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A common thought during the first winter a person lives in Kittitas County is: This would be a tough place to be homeless.

Whether it is the cold and snowy Upper County or the bitterly cold lower valley, the conditions are inhospitable to those living exposed to the elements. Yet, as tenuous as their existence would seem at points of the year, there have always been people experiencing homelessness in Kittitas County.

Over the years this situation has improved. The cold weather shelter in Ellensburg was a huge step forward, offering overnight accommodations in churches during the coldest months of the year.

As much as a lifesaving measure this provided, at 7 a.m. each day people would leave the shelter. Throughout the day people would find shelter elsewhere — a task made far more difficult during the period of COVID restrictions that eliminated locations where people could gather out of the cold.

According to the 2018 Point in Time Homeless Count for Kittitas County, at any given time an estimated 10 people were living on the streets, in vehicles, and in the woods in Kittitas County.

Chances are this was an undercount because the report also pointed out that the people experiencing homelessness in Kittitas County are less visible than those experiencing homelessness in urban areas.

That aligns roughly with the numbers seen each night at the cold weather shelter — an average of eight a night in 2020. The shelter sees a mix of people including people just passing through for one night.

There is a unique story behind every person and family experiencing homelessness, but the one commonality is that each person requires shelter of some sort. As a species, we’re not designed to live rough.

The hard-to-resolve question has been how to manage a population experiencing homelessness in a community. Ideological, political and philosophical arguments aside, the most cost-effective solution is to house people experiencing homelessness.

In cities where people without shelter camp out on sidewalks in front of businesses, it drives customers away, discourages workers and attracts a crime element of people who prey on those experiencing homelessness. The financial hit downtown Seattle is taking is significant.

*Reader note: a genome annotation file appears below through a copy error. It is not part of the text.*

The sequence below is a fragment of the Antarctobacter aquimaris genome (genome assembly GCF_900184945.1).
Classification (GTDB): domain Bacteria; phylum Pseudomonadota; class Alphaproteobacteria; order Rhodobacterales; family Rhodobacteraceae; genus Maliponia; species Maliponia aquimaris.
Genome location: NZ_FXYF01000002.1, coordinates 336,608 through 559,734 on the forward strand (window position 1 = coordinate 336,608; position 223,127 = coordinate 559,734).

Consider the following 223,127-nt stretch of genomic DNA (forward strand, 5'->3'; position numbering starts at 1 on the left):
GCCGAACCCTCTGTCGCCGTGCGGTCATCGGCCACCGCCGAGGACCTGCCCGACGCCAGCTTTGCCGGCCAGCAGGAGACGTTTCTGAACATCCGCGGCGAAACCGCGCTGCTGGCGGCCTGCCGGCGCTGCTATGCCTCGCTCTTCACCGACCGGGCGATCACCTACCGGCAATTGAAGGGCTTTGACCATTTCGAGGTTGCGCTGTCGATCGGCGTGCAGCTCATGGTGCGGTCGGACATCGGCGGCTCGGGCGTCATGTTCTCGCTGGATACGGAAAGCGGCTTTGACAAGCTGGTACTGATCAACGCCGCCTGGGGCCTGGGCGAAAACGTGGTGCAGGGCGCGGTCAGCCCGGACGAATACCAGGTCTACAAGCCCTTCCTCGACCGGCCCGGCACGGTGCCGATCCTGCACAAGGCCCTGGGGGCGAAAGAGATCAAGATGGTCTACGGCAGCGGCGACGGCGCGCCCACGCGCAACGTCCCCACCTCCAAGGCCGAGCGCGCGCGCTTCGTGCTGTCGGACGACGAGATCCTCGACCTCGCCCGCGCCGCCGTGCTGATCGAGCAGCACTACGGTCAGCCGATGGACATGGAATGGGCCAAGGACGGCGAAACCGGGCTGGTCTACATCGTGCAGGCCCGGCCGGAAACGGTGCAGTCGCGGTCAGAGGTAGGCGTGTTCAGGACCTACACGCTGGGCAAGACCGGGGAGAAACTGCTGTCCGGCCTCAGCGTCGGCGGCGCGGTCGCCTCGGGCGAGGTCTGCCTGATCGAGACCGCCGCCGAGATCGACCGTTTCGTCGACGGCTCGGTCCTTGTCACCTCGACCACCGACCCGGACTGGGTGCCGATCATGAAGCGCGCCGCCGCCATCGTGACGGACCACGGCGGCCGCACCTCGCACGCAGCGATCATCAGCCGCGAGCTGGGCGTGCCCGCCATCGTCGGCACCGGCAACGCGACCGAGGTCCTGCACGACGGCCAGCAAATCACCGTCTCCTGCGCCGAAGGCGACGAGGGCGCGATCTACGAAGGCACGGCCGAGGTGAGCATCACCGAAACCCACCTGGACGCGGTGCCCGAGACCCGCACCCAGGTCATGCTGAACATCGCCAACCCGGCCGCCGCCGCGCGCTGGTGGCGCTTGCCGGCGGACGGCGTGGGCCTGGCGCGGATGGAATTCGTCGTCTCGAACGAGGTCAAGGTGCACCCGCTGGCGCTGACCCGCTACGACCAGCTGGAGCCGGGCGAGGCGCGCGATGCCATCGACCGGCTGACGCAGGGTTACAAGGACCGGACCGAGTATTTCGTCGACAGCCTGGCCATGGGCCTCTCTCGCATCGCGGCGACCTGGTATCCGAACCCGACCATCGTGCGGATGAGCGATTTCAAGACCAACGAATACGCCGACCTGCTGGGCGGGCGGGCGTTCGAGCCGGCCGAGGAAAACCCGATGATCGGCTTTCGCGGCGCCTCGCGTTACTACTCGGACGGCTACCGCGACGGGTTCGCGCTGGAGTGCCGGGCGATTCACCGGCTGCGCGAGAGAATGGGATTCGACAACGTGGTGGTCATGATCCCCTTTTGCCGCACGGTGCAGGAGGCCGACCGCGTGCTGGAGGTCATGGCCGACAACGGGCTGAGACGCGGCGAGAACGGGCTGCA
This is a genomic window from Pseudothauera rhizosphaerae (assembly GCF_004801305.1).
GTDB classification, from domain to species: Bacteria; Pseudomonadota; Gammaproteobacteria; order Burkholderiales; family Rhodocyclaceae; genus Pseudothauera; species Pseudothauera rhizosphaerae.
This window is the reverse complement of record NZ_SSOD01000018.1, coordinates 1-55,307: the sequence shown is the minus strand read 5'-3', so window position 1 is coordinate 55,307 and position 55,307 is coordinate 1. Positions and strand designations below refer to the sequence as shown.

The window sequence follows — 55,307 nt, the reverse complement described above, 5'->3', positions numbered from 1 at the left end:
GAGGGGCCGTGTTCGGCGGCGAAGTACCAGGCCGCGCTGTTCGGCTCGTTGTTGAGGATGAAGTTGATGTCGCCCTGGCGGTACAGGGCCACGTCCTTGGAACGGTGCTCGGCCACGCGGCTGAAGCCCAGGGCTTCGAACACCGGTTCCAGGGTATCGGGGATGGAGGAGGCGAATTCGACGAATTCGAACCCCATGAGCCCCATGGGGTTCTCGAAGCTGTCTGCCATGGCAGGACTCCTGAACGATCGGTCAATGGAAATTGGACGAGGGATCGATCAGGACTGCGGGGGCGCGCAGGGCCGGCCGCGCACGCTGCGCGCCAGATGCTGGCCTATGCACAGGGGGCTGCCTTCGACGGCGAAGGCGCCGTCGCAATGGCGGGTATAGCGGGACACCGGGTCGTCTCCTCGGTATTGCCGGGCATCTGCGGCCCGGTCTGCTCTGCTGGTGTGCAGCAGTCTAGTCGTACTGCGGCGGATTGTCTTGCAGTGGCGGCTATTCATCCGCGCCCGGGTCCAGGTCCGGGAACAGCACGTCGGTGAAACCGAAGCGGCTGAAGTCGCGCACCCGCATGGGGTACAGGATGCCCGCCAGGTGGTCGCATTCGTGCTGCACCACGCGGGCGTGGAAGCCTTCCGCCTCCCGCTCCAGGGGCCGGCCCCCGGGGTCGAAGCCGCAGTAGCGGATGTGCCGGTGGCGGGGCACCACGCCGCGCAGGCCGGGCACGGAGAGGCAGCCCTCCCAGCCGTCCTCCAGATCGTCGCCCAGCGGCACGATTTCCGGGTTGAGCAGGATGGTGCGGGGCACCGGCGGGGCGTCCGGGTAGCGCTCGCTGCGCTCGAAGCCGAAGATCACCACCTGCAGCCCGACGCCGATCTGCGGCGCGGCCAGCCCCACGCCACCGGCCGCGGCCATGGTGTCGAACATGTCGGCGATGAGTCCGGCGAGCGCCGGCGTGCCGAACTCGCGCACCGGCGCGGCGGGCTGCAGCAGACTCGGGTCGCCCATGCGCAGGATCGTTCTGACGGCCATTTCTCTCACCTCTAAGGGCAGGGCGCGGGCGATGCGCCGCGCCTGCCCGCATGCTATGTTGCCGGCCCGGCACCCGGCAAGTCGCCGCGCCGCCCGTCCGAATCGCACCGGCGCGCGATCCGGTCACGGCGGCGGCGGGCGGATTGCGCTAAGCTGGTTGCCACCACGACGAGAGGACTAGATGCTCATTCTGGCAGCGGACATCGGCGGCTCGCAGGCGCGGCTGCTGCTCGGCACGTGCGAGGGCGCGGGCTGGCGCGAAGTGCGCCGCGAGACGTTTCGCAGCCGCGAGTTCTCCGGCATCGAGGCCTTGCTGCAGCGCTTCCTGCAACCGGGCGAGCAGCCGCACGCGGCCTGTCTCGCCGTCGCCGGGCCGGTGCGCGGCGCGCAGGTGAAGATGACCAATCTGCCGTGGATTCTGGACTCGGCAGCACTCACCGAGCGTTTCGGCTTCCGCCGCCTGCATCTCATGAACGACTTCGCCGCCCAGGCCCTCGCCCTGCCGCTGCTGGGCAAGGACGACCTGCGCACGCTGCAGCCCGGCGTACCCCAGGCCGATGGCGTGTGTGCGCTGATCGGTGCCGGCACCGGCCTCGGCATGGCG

Cities that render the lack of shelter a crime pay a premium to house a person experiencing homelessness in a jail cell.

Kittitas County’s issues with people experiencing homelessness do not compare with Seattle’s which is why the purchase of the former Nites Inn in Ellensburg to be used as a mix of affordable housing and accommodation for people experiencing homelessness makes sense.

The Nites Inn building has been vacant for several years. It is located on South Ruby Street, a block off of South Canyon Road nestled behind car lots, fast-food restaurants and assorted commercial businesses. At some point in the undefined future, it may be roughly proximate to a large housing development.

The plan is to convert it into 11 units for affordable housing and five units set aside for people experiencing homelessness. Within the context of Kittitas County, it fits the needs.

Homelessness is not an easy issue to resolve and as housing prices continue to dangerously escalate, shelter will become farther out of the financial reach of more and more people.

Where we’re at right now, the Nites Inn project makes sense. Where we’re headed overall in terms of housing prices does not make sense and if that becomes our destination, a few transformed hotel rooms will not get the job done.

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